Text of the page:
First published back in June of 1984, Richard Laymon’s short story ‘Shootout At Joe’s’ was released as a stand-alone story for the ‘Fastback’ series.  The Fastback series were designed to encourage reluctant-readers to take up reading, keeping the stories short, sharp and thrilling.

DLS Synopsis:
The day Elsie Thompson came into Joe’s Bar & Grill looking for Joseph James Lowry was one of those days that just wasn’t going to go all that well.  Since Joe had retired from his work at the diner a good three years back, twenty-one-year-old Wes had been keeping Joe’s going.  And when Elsie came into the diner located at the far end of Windville, it was unsurprising that Joe wasn’t around right then.  In fact, it was just Wes and a local named Lester Keyhoe in there at the time.  But Elsie was happy to wait.  After all, she had waited over thirty years for Joe, and now with a gun in her hand, she planned to finally pay Joe back for walking out on her all those years ago…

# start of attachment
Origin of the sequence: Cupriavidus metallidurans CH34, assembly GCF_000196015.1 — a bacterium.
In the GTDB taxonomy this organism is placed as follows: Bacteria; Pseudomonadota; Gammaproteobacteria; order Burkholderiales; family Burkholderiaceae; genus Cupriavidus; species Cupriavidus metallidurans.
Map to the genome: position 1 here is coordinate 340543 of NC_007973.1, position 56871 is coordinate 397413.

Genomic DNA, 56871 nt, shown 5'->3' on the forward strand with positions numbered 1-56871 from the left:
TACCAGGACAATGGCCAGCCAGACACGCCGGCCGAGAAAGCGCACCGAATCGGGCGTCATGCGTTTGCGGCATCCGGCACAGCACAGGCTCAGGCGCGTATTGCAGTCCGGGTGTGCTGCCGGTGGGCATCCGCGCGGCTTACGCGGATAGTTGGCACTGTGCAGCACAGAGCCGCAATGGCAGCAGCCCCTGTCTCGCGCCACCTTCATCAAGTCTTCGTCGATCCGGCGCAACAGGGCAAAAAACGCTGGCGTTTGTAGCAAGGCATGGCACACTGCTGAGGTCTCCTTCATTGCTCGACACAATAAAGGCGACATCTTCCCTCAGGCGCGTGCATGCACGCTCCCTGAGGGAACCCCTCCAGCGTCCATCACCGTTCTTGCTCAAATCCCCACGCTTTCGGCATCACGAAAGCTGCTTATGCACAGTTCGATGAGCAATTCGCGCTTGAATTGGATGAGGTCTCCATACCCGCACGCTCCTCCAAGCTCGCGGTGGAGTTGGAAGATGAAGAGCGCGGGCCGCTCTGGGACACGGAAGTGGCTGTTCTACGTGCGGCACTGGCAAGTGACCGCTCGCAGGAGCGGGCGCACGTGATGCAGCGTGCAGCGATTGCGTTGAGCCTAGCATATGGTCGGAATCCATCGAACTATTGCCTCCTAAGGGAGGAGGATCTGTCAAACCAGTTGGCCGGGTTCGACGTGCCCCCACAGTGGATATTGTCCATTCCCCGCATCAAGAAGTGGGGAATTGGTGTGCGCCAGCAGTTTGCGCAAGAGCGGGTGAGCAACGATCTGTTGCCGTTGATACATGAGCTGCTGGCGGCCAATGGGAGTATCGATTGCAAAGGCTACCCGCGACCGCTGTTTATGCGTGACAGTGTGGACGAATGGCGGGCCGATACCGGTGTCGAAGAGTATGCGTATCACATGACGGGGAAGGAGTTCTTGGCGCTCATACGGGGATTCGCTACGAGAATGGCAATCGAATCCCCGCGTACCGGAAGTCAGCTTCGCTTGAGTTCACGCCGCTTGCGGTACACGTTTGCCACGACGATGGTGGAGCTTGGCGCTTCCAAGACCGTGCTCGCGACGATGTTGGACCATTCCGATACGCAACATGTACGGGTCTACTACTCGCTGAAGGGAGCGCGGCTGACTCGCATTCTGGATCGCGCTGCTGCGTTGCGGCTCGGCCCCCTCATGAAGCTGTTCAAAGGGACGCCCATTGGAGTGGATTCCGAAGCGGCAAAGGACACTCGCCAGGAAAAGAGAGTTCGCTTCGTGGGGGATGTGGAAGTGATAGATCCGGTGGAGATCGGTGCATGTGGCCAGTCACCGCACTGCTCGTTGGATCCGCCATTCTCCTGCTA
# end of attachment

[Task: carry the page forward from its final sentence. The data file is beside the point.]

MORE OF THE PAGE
DLS Review:
Laymon sets out with an instantly recognisable out-and-back setting for the short little tale.  Written from the perspective of Wes, the storyline quickly sets down the handful of characters before the grey-haired Elsie arrives on the scene to reap her final vengeance on the man she supposedly loved.  Being a Fastback, the dialogue is brief and snappy, with the plot established in a matter of minutes, and then it’s in for the kill with the final (somewhat predictable) twist ending.  Okay, so there’s not all that much in the tale, but its colourful, fast, entertaining and gets straight to the point with an easy-to-read burst of tongue-in-cheek action.  It’s Quentin Tarantino on a more light-hearted note.  And it certainly works.

The Fastback runs for a total of 27 pages (which are just 4” x 5.5” with an average word count of around 100 words per page).



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